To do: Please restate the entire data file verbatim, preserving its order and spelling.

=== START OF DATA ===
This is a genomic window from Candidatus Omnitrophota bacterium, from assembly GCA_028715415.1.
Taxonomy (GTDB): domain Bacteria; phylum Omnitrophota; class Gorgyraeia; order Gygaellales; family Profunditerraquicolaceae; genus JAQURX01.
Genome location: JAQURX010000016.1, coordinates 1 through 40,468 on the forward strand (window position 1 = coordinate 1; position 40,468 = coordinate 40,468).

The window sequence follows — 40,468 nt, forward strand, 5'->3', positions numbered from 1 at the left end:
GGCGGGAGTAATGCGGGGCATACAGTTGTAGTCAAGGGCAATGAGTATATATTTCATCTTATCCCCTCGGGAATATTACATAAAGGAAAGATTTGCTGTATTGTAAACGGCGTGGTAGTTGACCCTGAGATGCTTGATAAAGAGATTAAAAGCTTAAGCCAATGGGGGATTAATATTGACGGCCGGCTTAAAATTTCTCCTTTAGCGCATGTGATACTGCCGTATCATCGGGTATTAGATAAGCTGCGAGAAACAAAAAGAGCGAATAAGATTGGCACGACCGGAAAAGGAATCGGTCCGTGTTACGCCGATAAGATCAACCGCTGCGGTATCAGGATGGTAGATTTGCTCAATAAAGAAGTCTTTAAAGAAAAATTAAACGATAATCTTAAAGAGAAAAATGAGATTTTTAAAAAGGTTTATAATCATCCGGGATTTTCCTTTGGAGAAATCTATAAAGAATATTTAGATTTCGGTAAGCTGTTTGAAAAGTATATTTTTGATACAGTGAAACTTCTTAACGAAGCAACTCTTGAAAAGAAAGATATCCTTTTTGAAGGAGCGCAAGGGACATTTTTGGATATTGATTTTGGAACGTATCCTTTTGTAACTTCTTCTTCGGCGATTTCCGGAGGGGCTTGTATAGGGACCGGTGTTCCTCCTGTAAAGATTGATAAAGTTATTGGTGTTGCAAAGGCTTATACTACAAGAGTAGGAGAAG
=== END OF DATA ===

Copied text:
This is a genomic window from Candidatus Omnitrophota bacterium, from assembly GCA_028715415.1.
Taxonomy (GTDB): domain Bacteria; phylum Omnitrophota; class Gorgyraeia; order Gygaellales; family Profunditerraquicolaceae; genus JAQURX01.
Genome location: JAQURX010000016.1, coordinates 1 through 40,468 on the forward strand (window position 1 = coordinate 1; position 40,468 = coordinate 40,468).

The window sequence follows — 40,468 nt, forward strand, 5'->3', positions numbered from 1 at the left end:
GGCGGGAGTAATGCGGGGCATACAGTTGTAGTCAAGGGCAATGAGTATATATTTCATCTTATCCCCTCGGGAATATTACATAAAGGAAAGATTTGCTGTATTGTAAACGGCGTGGTAGTTGACCCTGAGATGCTTGATAAAGAGATTAAAAGCTTAAGCCAATGGGGGATTAATATTGACGGCCGGCTTAAAATTTCTCCTTTAGCGCATGTGATACTGCCGTATCATCGGGTATTAGATAAGCTGCGAGAAACAAAAAGAGCGAATAAGATTGGCACGACCGGAAAAGGAATCGGTCCGTGTTACGCCGATAAGATCAACCGCTGCGGTATCAGGATGGTAGATTTGCTCAATAAAGAAGTCTTTAAAGAAAAATTAAACGATAATCTTAAAGAGAAAAATGAGATTTTTAAAAAGGTTTATAATCATCCGGGATTTTCCTTTGGAGAAATCTATAAAGAATATTTAGATTTCGGTAAGCTGTTTGAAAAGTATATTTTTGATACAGTGAAACTTCTTAACGAAGCAACTCTTGAAAAGAAAGATATCCTTTTTGAAGGAGCGCAAGGGACATTTTTGGATATTGATTTTGGAACGTATCCTTTTGTAACTTCTTCTTCGGCGATTTCCGGAGGGGCTTGTATAGGGACCGGTGTTCCTCCTGTAAAGATTGATAAAGTTATTGGTGTTGCAAAGGCTTATACTACAAGAGTAGGAGAAG